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There is an overlooked art to due diligence in commercial real estate


Owen Rouse Jr.//July 18, 2010

There is an overlooked art to due diligence in commercial real estate


Owen Rouse Jr.//July 18, 2010

By OWEN ROUSE JR., Dolan Media Newswires

[email protected]

Title and survey? Check.

Environmental report? Check. Reconciled operating statements, 12 months trailing? Check. Rent roll, certified by the seller? Check.

All of these items and many others are part of necessary due diligence associated with buying a property. Much of the drill is scripted and overseen by the legal talent on either side of transaction, with other activities performed by the buying entity in cooperation with the seller.

This exercise often involves (or at least should involve) an organized checklist with assigned responsibilities and deadlines for performance. Many legal documents required by the transaction may be driven by state law, local convention or accepted practices and are somewhat perfunctory.

With such organization by professionals, operating over a reasonable period of time, it is difficult to understand how some critical issues are missed during the due-diligence exercise which can lead to unpleasant outcome for real estate owners. Here are some suggestions for turning the science of due diligence into an art.

• Conduct tenant interviews in person. Conducting tenant interviews is a molecular-level exercise. What do those who pay rent think of their space, the owner and the management of the property?

Sit down face to face, not over the phone, and engage the principal (if possible) or the most senior person available. Encourage them to open up about what’s right and what’s wrong with their occupancy.

Many times the tenant will reveal the clue to their inner happiness or give a heads up to problems lurking around the corner that a new owner may want to address.

And don’t exclude a tenant from your interview list because they are too small or never seem to be around. Usually one of the tenants perceives themselves as the “mayor” of the property and acts accordingly. Don’t be surprised if it’s the smallest tenant. Taking the time to identify tenant concerns in advance ultimately will benefit you as the new owner.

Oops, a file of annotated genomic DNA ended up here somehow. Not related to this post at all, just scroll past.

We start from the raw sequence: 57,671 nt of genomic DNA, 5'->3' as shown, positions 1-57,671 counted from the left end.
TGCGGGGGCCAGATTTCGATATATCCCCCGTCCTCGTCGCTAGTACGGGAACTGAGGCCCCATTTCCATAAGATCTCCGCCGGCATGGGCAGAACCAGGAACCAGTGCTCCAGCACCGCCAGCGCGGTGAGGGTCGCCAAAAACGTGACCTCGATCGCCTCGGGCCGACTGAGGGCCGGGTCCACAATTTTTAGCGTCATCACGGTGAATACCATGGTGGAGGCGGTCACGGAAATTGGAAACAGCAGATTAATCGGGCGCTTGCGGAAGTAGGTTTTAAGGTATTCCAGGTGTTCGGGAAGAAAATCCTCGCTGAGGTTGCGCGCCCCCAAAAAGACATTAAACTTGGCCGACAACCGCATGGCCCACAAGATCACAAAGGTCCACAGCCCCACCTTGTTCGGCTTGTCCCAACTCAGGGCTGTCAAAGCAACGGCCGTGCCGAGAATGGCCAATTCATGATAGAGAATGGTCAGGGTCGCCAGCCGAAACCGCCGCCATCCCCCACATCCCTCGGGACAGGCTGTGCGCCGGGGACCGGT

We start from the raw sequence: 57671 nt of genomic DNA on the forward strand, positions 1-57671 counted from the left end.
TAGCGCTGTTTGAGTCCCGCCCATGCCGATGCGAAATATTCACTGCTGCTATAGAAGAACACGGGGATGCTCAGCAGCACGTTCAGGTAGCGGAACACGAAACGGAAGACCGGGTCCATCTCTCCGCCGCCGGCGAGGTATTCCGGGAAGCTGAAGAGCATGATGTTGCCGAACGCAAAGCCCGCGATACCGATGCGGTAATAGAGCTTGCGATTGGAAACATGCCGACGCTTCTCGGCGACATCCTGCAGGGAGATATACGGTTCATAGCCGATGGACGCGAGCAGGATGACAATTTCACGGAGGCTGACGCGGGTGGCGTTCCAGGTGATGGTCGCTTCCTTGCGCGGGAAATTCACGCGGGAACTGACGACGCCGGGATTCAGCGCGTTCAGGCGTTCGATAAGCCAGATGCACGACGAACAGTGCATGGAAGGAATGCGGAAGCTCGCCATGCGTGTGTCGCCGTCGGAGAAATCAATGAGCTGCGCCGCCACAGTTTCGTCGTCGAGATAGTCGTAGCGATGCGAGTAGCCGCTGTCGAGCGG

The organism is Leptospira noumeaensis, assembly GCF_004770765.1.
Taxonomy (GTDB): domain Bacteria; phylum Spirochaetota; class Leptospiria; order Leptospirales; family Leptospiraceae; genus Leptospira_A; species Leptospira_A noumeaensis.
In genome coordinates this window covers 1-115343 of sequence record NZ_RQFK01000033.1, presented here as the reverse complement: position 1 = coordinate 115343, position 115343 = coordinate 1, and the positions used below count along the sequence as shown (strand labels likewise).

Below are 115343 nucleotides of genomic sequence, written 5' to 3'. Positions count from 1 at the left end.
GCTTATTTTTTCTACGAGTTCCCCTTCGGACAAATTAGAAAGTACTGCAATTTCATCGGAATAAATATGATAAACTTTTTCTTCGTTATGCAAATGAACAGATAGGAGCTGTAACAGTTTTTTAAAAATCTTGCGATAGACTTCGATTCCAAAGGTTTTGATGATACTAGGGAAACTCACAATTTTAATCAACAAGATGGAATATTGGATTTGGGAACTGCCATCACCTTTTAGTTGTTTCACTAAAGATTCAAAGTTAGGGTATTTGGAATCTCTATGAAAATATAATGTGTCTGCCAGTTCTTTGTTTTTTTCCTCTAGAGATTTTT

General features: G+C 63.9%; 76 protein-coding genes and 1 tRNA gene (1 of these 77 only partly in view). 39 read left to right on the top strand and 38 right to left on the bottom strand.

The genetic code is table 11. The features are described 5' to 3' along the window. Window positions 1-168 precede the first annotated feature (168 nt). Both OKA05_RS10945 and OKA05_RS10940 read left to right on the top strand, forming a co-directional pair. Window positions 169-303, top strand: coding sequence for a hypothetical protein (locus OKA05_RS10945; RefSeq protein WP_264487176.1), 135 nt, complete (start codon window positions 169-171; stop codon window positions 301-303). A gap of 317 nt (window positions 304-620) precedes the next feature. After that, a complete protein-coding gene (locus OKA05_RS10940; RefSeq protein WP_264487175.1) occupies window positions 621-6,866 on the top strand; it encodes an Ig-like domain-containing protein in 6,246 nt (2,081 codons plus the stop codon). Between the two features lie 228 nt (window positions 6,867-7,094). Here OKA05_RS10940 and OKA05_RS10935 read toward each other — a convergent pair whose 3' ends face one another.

• Visit the property with the consultants. You’ve hired an engineering firm to inspect the property and write a report on the physical condition of the property. Meet them on site to see who they are sending and have them walk you through their scope of work.

Follow them around and ask questions as they make their rounds. Visit vacant offices, vacant apartment units and the back of vacant retail bays. By delving deeper into an understanding of their observations in advance of their findings, a potential owner won’t be caught off guard on the results and can speak more clearly in any discussions related to their reports.

• Read, read, read. Read your leases, not just the abstracts. Foot the lease payments to the rent roll. Read the service contracts, not just the abstracts. Foot the costs to the budget or a ledger. Don’t assume that the abstract caught the relevant points of a document or that the translational arithmetic is correct. Double-check other people’s multiplication.

As fundamental as it sounds, issues such as cancellation rights, rights of first refusal or obscure landlord obligations can be embedded in a paragraph that otherwise would go unnoticed save for the diligence of the reader and have profound consequences if inherited unprepared.

• Visit the neighbors. Canvas the immediate neighborhood area of the property and speak with the merchants, neighbors etc. What do you hope to find? You’ll know it when you see or hear it.

Perhaps a traffic nightmare appears at certain times of the day. Perhaps another merchant is leaving and a less desirable one is scheduled to move in. Maybe a neighbor receives deliveries one day a week that impedes traffic. Maybe the property was built on an old cemetery! Take the time to find out. The insight you will gather will prove to be invaluable.

At the end of the day, successful investing begins with a foundation of well-researched risks, identified areas of concern and solutions to potential problems in advance of their occurrence.

Editor’s note: Rouse is senior vice president, director of capital markets at Manekin LLC in Columbia, Md. This article first appeared in The (Baltimore) Daily Record, which The Dolan Company also owns.


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